That’s a good return for pick 23, but the Crows managed to do a bit better with the selection of Matt Crouch, who’s averaged 30 or more disposals for three straight seasons and is just 24 years old.
Collingwood received: picks 6 and 44
West Coast received: picks 11, 31 and 49
Who knew a simple swap of draft picks could prove so heartbreaking? The Magpies thought they were quite clever flipping pick 11 (the Dale Thomas compensation pick) West Coast’s way to nab pick six, but struck out on Matthew Scharenberg.
The real kicker? West Coast used pick 11 on Dom Sheed.
Yes, that Dom Sheed. The man who plunged a dagger into the hearts of Pies fans everywhere on the last Saturday of September, 2018. He could have been in black and white – as could the 2018 premiership cup – but alas.
Looking at this through a more objective lens, Sheed’s career handily trumps Scharenberg’s, even if picks 31 (Malcolm Karpany) and 49 (Dylan Main) did little. Collingwood sent pick 44 Sydney’s way for Jesse White, which doesn’t quite close the deficit.
Still, you’ll probably never see a pick swap produce such theatre ever again.
Winner: West Coast
Collingwood received: Jesse White
Sydney received: pick 44
As mentioned just above, the Magpies found a stopgap solution in the forward line with the acquisition of Jesse White from the Swans. Emblematic of mid-2010s Collingwood, White was adequate and not much more.
Unfortunately for Pies fans, they got the short end of the stick here as the Swans were able to use pick 44 on Sudanese sensation Aliir Aliir.
St Kilda received: Luke Delaney
North Melbourne received: pick 77
Delaney played every game in his first season with the Saints, averaging a whopping eight disposals. He played just 15 across the next two, before being delisted.
The Kangaroos passed on pick 77, however, making St Kilda the winners by default.
Winner: St Kilda
Essendon received: Shaun Edwards, Kurt Aylett
GWS received: pick 48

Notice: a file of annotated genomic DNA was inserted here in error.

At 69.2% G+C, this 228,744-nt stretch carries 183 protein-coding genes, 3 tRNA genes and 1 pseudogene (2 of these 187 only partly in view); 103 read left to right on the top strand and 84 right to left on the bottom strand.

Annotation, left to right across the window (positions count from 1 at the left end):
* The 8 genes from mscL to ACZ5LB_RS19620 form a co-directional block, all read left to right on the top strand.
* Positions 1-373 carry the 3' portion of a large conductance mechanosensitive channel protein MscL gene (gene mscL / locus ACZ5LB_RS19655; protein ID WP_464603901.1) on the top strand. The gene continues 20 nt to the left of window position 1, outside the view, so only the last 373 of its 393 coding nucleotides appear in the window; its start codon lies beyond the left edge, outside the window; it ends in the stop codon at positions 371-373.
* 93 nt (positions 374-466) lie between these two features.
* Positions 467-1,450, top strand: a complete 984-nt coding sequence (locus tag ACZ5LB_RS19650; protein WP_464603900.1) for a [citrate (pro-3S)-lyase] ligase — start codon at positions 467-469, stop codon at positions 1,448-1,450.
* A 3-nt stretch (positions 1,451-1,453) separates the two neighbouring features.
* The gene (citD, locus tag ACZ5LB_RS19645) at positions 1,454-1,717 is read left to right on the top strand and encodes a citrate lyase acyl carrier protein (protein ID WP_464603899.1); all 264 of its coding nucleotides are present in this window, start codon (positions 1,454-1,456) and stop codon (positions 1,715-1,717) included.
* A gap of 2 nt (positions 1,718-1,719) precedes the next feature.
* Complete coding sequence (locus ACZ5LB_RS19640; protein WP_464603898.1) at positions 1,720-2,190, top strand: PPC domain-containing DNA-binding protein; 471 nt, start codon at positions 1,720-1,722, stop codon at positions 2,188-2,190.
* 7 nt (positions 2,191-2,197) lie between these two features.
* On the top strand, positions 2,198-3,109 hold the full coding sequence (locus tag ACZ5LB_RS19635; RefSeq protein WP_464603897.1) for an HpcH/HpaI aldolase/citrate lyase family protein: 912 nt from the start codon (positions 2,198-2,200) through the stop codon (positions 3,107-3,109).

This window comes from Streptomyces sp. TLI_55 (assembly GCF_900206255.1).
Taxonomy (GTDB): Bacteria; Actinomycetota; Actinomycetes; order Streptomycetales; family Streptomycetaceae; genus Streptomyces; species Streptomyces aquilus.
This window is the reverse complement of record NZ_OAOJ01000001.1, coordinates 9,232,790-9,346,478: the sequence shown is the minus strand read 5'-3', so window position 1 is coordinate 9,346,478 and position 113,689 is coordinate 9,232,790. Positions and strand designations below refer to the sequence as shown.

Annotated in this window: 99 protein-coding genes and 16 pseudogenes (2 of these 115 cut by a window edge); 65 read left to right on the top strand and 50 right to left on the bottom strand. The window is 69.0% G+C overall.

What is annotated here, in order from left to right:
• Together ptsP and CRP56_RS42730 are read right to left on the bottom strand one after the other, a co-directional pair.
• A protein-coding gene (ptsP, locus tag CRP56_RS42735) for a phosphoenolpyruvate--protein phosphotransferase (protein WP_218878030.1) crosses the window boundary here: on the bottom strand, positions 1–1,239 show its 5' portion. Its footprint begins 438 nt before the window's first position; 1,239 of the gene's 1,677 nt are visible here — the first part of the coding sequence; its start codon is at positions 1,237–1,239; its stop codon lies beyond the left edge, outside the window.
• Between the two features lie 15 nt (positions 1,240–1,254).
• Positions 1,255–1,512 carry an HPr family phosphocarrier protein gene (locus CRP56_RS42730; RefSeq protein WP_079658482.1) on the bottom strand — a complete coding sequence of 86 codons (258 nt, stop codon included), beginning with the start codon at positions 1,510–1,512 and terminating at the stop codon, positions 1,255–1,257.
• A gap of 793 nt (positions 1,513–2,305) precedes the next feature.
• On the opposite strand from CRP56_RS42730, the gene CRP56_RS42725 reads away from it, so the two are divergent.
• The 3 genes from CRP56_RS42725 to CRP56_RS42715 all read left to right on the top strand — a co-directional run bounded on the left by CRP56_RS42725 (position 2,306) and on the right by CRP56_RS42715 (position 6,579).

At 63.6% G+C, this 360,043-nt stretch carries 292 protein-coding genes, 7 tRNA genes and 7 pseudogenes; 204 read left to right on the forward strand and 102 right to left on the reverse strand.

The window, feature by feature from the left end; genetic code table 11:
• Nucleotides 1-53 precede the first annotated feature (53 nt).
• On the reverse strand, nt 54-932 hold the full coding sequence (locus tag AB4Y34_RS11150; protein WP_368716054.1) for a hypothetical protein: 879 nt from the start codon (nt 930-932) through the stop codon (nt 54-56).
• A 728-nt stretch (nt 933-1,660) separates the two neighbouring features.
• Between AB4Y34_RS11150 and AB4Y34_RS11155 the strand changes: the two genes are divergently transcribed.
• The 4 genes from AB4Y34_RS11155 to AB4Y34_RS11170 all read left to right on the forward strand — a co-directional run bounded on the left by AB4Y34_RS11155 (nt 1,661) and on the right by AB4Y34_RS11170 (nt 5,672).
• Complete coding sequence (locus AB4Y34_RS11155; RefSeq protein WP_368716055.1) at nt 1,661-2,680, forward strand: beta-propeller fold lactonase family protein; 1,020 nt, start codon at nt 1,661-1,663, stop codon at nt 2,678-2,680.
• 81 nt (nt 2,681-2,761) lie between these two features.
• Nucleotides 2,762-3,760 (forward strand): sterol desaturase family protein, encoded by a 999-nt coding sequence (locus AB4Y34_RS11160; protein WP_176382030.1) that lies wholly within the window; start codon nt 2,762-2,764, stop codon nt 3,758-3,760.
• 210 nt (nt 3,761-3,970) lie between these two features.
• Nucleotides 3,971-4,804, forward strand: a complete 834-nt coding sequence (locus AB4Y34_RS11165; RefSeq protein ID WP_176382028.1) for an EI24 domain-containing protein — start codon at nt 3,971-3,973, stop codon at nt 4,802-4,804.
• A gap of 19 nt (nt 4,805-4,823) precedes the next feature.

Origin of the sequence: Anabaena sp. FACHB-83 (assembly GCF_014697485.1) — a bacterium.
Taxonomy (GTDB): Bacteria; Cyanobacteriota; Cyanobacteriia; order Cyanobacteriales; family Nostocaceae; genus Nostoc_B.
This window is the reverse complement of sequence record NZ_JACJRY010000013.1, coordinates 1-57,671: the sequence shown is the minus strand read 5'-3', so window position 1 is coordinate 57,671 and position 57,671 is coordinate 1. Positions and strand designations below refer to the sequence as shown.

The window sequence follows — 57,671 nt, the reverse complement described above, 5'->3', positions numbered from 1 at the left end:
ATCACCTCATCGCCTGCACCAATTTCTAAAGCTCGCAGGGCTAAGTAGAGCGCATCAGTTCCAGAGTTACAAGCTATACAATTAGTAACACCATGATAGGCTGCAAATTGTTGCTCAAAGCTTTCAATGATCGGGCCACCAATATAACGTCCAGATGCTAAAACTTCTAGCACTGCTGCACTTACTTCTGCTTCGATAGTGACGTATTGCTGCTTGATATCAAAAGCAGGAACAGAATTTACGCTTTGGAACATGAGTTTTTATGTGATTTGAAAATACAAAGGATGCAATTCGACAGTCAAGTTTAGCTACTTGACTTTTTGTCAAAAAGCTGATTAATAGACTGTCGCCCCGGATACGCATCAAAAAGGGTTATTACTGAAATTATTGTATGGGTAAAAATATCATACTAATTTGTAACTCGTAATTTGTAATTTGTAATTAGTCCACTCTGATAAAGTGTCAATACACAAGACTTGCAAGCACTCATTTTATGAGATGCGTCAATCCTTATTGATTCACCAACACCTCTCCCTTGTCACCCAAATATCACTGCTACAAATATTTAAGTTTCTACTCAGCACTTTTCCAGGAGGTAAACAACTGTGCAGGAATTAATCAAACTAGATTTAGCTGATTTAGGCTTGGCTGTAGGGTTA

Not much to say here. Edwards and Aylett combined for 15 appearances with the Bombers, while the Giants traded pick 48 onwards and eventually got it back, only to pass on it at the actual draft.
GWS received: Heath Shaw
Collingwood received: Taylor Adams
This is the stuff trade romantics dream of. An out-of-favour veteran gets a chance to turn his career around at a new club, while a young cub gets the chance to blossom in greener pastures. Some Magpies fans bemoan the loss of Shaw as heavy-handedness by Nathan Buckley, others reckon his time was up, but they’d all have to be pleased with getting Adams as compensation.
The tackling machine has been a mainstay in the Collingwood midfield since crossing, with his strong work at the coalface often pivotal.
Giants fans, on the other hand, have been just as rapt with Shaw. The veteran defender immediately gave the team a sense of legitimacy after a difficult two seasons, providing equal value on the stat sheet as to the morale of his teammates.
I’d be surprised if anyone argues against this being a win-win.
Winner: genuine win-win
Western Bulldogs received: Stewart Crameri
Essendon received: pick 26
I remember a fellow uni student at the time, who was a Bombers fan, tearing his hair out over Crameri’s trade request and bemoaning the impact it would have on Essendon’s short-term future.
I imagine he’s feeling just fine about the trade now, thanks to the Dons landing none other than Zach Merrett with pick 26.
Crameri did manage 69 goals in his first two (and only full) seasons with the Doggies, but will probably be best remembered for planning his wedding the same week as the 2016 decider.
Merrett, on the other hand, is a two-time best and fairest winner who still has improvement in him.
Carlton received: Sam Docherty
Brisbane received: pick 33
Now we get to the ‘go-home five’. Docherty, two missed seasons due to knee injuries notwithstanding, is clearly in the upper echelon of the five and it was always going to be hard for the Lions to be compensated fairly.
Could they have asked for more than pick 33? Yes, but they were negotiating five deals at once and they were on the back foot in all of them. Eventual draftee Tom Cutler was okay, but only managed more than 12 games in a season twice and is now at Essendon.
West Coast received: Elliot Yeo
Brisbane received: pick 28
Clearly the best player of Brisbane’s lost quintet, the Lions would have had to strike serious gold with pick 28 to come out ahead here.
They ended up picking Lewis Taylor, the man who beat Marcus Bontempelli for the rising star award. Again, Taylor was fine but never took the next step and is now with the Swans.
Winner: West Coast
Port Adelaide received: Jared Polec, picks 21 and 45
Brisbane received: picks 22, 34 and 48
GWS received: picks 14 and 29
We stay with the Lions, with Jared Polec the man on the move this time. Ironically, of all the players involved in this deal, Brisbane’s acquisitions are the only ones who haven’t moved again since.
This deal required the intervention of GWS to pass and the Giants nearly ended up the winners, landing Cam McCarthy with pick 14 and Rory Lobb at 29. Both players are now at Freo, with McCarthy the ultimate flash in the pan but Lobb a good chance at continuing his strong career.
Four of Polec’s five seasons with the Power were nice, with pick 21 Jarman Impey also putting together four good seasons before flying to the Hawks. Pick 45 Mitchell Harvey never debuted.